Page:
Using Enterprise Steam with Python

This section describes how to use the Enterprise Steam for Python. Note that each Python request will result in a warning message. These warnings can be ignored.

Downloading and Installing

  1. Go to https://s3.amazonaws.com/steam-release/enterprise-steam/latest-stable.html to retrieve the latest version of Enterprise Steam.
  2. On the Steam API tab, download the Python package.
  3. Open a Terminal window, and navigate to the location where the Python .whl file was downloaded. For example:
cd ~/Downloads
  1. Install Enterprise Steam for Python using pip install <file_name>. For example:
pip install h2osteam-1.4.4-py2.py3-none-any.whl

login

In Python, use the login function to log in to your Enterprise Steam web server. Note that you must already have a username and a password. The web server and your username and password are provided to you by your Enterprise Steam Admin.

$ python
>>> import h2osteam
>>> conn = h2osteam.login(url = "https://steam.0xdata.loc",
                          verify_ssl = False,
                          username="jsmith",
                          password="jsmith")

start_h2o_cluster

Use the start_h2o_cluster function to create a new cluster. This function takes the following parameters:

  • cluster_name: Specify a name for this cluster.
  • profile_name: Specify the profile to use for this cluster.
  • num_nodes: Specify the number of nodes for the cluster.
  • node_memory: Specify the amount of memory that should be available on each node.
  • v_cores: Specify the number of virtual cores.
  • n_threads: Specify the number of threads (CPUs) to use in the cluster. Specify 0 to use all available threads.
  • max_idle_time: Specify the maximum number of hours that the cluster can be idle before gracefully shutting down. Specify 0 to turn off this setting and allow the cluster to remain idle for an unlimited amount of time.
  • max_uptime: Specify the maximum number of hours that the cluster can be running. Specify 0 to turn off this setting and allow the cluster to remain up for an unlimited amount of time.
  • extramempercent: Specify the amount of extra memory for internal JVM use outside of the Java heap. This is a percentage of memory per node. The default (and recommended) value is 10%.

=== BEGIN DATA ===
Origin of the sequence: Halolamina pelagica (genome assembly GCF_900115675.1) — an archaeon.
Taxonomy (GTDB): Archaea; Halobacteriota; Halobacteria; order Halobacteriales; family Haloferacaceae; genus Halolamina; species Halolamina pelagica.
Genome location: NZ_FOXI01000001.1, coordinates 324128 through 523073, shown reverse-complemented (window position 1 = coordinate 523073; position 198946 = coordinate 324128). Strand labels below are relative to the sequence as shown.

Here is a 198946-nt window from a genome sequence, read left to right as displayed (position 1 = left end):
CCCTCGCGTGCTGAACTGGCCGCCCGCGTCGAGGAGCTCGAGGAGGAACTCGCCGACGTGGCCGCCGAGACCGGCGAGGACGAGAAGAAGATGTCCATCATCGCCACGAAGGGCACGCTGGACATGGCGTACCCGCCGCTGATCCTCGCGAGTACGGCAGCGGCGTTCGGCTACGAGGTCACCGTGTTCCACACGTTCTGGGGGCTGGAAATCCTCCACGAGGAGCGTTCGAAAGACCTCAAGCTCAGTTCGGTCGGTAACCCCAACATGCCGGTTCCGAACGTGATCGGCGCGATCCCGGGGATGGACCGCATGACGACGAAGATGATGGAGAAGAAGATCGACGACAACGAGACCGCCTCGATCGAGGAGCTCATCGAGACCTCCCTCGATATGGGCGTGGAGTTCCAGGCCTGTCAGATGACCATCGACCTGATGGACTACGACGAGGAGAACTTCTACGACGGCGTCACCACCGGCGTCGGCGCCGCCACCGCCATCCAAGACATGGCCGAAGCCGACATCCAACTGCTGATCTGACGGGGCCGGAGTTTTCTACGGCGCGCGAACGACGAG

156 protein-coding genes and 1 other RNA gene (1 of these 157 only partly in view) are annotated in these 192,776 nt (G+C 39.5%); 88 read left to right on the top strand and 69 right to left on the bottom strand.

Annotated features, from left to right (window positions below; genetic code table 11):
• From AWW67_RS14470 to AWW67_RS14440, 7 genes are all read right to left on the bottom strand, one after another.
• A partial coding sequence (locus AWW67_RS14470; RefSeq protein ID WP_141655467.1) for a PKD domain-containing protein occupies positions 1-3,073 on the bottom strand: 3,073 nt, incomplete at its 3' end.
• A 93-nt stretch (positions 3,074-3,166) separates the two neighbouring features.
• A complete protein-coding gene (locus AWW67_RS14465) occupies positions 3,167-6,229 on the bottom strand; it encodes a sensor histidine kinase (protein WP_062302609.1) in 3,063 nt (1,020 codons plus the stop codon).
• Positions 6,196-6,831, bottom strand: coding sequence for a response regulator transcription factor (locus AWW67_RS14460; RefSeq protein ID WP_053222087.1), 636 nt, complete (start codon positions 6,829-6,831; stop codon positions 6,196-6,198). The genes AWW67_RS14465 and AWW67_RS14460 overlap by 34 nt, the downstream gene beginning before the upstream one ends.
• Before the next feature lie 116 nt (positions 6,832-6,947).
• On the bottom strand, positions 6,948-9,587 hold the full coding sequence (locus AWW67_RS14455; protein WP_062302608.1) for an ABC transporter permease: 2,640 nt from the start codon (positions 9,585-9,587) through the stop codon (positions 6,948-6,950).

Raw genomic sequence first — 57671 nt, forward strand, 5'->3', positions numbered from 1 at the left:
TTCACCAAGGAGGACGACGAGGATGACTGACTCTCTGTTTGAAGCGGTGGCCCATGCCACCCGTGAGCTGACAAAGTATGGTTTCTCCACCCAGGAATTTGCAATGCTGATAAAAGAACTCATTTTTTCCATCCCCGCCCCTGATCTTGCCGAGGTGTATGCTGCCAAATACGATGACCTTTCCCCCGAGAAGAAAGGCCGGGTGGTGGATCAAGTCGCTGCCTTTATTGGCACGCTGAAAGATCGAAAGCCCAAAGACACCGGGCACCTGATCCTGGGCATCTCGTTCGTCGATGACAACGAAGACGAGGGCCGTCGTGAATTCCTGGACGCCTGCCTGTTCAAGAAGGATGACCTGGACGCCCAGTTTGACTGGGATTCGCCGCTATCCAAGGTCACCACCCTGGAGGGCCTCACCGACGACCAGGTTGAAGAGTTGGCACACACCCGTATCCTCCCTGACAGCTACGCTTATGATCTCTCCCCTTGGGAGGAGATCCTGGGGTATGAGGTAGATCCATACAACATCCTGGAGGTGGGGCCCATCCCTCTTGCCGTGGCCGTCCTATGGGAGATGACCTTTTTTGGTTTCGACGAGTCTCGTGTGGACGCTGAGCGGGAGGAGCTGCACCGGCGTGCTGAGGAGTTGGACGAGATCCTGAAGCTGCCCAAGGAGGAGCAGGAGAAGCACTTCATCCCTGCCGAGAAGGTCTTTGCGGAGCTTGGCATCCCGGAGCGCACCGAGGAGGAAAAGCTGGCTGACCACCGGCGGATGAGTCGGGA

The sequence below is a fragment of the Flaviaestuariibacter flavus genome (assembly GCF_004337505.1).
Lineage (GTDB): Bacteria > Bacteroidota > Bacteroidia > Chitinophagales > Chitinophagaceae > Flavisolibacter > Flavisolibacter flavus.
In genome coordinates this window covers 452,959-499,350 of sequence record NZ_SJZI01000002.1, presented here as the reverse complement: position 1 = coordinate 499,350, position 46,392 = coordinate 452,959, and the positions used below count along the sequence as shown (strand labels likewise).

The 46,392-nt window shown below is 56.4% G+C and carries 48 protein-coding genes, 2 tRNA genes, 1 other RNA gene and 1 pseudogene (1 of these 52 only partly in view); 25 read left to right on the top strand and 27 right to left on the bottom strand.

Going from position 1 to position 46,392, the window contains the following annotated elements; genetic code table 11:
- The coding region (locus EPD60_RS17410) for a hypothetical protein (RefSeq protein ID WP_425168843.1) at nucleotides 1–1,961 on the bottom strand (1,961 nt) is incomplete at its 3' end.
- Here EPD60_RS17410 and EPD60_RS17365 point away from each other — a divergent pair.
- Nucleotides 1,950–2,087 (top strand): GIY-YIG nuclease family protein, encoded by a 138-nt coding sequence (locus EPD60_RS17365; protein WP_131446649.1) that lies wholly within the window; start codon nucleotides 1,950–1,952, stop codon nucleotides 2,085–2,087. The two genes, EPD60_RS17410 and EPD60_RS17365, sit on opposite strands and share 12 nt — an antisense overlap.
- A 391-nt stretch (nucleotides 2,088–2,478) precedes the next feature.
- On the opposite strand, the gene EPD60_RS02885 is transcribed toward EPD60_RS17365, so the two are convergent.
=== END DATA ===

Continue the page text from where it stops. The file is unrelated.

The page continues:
• h2o_version: The H2O engine version that this cluster will use. Note that the Enterprise Steam Admin is responsible for adding engines to Enterprise Steam.
  • yarn_queue: If your cluster contains queues for allocating cluster resources, specify the queue for this cluster. Note that the YARN Queue cannot contain spaces.
  • callback_ip: Optionally specify the IP address for callback messages from the mapper to the driver (driverif).
>>> cluster_config = conn.start_h2o_cluster(cluster_name = 'first-cluster-from-Python',
                                            profile_name = 'default',
                                            num_nodes = 2,
                                            node_memory = '30g',
                                            h2o_version = "3.22.0.1",
                                            max_idle_time = 1,
                                            max_uptime = 1)

# Call the cluster to retrieve its ID and configuration params.
>>> cluster_config
{'id': 107, 'connect_params': {'cookies': [u'first-cluster-from-Python=YW5nZWxhOmdrZm53aGJsdWY='], 'ip': 'steam.0xdata.loc', 'context_path': u'jsmit_first-cluster-from-Python', 'verify_ssl_certificates': False, 'https': True, 'port': 9999}}

Note that after you create a cluster, you can immediately connect to that cluster and begin using H2O. Refer to the following for a complete Python example.

>>> import h2o
>>> from h2o.estimators.gbm import H2OGradientBoostingEstimator
>>> h2o.connect(config = cluster_config)